Regulation

Overview

Is third-party litigation funding permitted? Is it commonly used?

Third-party funding was launched in Germany in 1999. As is customary with new ideas, there were a few who took a critical standpoint, but the overwhelming majority of the legal community welcomed the idea. Litigation funding closed the gap between credit facilities provided by banks, which are typically not granted without securities being provided by the claimant, and the prohibition of lawyers providing legal services whose remuneration is based solely on a successful outcome of the case. Commercial litigation funders do not - and are not allowed to - provide legal services. Therefore, statutory limitations on providing funding in return for a share of the proceeds do not apply in their case. Since 2010, conditional fee agreements may be concluded, pursuant to section 4a of the German Law on the Remuneration of Attorneys (RVG), but only in limited cases.

Third-party funding has, in fact, never been legally challenged; today, it is widely known and accepted. A small number of court decisions have also confirmed its legal structure as a partnership organised under the laws of the German Civil Code between claimant and funder. The courts’ attitude ranges from neutral to positive, with no negative decisions against professional funders being known. This is different in cases in which lawyers try to use their own funding firms with the intention of acquiring clients and therefore funding their own mandates. Such practices trigger conflicts of interest and accordingly constitute infringements of the German lawyers’ code of conduct, the Federal Regulations for Practising Lawyers (BRAO).

Restrictions on funding fees

Are there limits on the fees and interest funders can charge?

When it comes to determining a reasonable share of the proceeds for which a funder may ask, very few court decisions have been delivered so far. The standard terms and conditions call for a 30 per cent share of proceeds amounting to €500,000, and a 20 per cent share for any proceeds in excess of said amount. The Higher Regional Court of Munich confirmed in one case that a share of 50 per cent was justified because the funder stepped in after the first-instance hearing had already been lost. A good rule of thumb is that a share of 50 per cent is safe, but any share higher than that would, in all likelihood, and unless fully justified, go against public policy. As a matter of principle, the market regulates the share amounts to be agreed in litigation funding.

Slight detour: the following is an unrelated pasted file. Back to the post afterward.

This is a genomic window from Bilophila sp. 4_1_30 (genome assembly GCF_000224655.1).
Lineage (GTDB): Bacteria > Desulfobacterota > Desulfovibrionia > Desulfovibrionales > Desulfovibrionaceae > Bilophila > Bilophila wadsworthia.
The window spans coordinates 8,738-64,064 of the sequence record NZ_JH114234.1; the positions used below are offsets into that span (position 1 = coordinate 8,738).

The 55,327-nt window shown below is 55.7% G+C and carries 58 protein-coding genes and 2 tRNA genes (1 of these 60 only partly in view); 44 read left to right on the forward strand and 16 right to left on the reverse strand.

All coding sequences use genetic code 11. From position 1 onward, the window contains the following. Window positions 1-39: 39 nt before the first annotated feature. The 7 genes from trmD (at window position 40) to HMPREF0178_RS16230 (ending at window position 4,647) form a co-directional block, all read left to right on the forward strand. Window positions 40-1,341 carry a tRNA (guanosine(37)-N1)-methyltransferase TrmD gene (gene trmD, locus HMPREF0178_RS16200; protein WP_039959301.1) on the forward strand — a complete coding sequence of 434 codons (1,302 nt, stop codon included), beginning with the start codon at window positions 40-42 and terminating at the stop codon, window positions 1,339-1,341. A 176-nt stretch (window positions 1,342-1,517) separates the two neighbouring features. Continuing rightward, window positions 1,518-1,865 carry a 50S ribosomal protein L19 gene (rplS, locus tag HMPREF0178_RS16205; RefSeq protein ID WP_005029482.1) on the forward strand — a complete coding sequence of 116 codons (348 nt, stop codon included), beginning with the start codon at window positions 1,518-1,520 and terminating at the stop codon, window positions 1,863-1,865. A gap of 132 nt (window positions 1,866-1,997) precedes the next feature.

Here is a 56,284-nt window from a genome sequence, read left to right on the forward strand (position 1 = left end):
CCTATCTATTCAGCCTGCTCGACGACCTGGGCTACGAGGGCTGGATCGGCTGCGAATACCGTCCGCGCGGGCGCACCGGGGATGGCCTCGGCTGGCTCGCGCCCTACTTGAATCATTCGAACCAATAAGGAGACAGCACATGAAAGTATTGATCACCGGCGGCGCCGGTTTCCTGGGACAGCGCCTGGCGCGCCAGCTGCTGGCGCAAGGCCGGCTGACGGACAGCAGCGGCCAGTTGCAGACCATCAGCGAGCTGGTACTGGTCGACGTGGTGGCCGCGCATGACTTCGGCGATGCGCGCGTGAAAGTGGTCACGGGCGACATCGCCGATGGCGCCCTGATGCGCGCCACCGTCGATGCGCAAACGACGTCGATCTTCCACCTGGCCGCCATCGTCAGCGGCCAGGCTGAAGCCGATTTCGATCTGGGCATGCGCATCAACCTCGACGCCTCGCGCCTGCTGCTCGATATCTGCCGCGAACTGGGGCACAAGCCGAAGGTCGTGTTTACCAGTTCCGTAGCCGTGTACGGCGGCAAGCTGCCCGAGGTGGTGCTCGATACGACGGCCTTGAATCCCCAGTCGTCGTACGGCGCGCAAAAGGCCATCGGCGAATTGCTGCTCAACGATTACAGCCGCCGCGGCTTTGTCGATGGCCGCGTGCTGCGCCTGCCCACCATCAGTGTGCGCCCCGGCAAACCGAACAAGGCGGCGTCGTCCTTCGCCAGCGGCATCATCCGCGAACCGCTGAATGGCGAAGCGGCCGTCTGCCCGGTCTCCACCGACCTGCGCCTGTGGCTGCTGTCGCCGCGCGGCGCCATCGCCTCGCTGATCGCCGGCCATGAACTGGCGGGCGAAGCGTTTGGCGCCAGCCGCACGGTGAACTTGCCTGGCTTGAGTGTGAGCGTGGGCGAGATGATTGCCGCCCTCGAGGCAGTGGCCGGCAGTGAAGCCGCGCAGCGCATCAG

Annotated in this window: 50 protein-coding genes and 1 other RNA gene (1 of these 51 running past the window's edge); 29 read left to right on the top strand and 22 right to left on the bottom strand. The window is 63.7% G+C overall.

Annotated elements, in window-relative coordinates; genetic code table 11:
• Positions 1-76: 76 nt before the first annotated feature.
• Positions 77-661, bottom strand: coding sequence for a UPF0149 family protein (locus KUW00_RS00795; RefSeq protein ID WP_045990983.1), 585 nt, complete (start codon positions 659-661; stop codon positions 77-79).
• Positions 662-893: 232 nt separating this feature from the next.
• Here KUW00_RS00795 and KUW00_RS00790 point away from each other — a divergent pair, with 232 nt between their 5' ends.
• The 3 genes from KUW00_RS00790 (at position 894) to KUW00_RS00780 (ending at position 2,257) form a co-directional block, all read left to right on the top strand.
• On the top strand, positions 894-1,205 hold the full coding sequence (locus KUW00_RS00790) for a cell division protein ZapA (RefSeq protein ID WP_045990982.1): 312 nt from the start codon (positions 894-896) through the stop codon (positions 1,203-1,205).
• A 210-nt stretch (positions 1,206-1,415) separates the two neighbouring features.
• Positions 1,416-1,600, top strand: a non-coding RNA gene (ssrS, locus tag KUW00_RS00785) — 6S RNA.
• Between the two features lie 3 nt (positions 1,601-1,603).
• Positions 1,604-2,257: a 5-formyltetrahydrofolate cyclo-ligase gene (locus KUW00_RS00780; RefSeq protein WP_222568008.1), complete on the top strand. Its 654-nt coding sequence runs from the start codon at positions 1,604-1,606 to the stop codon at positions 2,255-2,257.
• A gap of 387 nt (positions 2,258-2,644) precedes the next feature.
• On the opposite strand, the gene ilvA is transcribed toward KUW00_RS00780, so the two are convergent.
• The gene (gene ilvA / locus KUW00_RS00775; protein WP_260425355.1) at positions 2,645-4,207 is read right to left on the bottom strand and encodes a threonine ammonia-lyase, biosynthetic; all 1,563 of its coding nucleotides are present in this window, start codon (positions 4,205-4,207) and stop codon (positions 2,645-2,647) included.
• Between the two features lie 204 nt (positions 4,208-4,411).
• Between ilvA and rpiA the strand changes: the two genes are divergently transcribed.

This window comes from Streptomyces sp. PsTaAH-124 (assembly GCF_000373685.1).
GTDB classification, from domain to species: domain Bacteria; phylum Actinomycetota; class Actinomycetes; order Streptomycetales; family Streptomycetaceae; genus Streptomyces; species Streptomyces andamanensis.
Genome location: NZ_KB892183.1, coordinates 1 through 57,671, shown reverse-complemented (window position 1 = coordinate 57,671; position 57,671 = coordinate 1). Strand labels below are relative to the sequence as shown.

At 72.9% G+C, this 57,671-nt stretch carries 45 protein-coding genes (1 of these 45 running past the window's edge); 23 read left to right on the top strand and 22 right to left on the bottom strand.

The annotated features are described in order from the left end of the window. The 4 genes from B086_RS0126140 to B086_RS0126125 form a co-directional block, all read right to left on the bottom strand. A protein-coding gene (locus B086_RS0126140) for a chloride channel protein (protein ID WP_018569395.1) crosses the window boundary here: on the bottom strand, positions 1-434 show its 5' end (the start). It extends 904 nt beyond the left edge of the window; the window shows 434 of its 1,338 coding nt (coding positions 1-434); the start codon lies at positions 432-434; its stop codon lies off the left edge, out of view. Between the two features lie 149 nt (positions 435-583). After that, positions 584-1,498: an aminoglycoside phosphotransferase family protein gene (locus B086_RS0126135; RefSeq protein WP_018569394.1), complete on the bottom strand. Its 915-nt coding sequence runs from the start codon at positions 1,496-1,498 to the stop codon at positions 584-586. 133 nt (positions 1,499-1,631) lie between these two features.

German funders do not charge interest. They prefer to structure their remuneration either as a percentage of the amount actually recovered or as a multiple of the amount invested. A hybrid model equipped with a cap or a floor is also a conceivable structure, for example, in international arbitration.

Specific rules for litigation funding

Are there any specific legislative or regulatory provisions applicable to third-party litigation funding?

Because third-party funders are not qualified as banks nor insurers, neither legislative nor regulatory provisions apply.

Legal advice

Do specific professional or ethical rules apply to lawyers advising clients in relation to third-party litigation funding?

The BRAO stipulate professional and ethical rules and regulations for lawyers; however, no specific rules regarding third-party funding exist. In accordance with various regulations and confirmed by innumerable court decisions, lawyers are obliged to advise their clients comprehensively and impartially. There have been no court decisions to date obliging lawyers to advise a client specifically about litigation funding and its options.

However, various contributions to the legal field champion a duty of enabling the clients to choose whether they would like to take on the cost risk themselves or whether they would like to pass it on to a litigation funder. Because lawyers are already obligated to inform their clients about the possibility of obtaining litigation protection insurance, they are well advised to cover litigation funding, too, when informing their clients. This obligation has been recently confirmed by a decision of the Higher Regional Court of Cologne.

Regulators

Do any public bodies have any particular interest in or oversight over third-party litigation funding?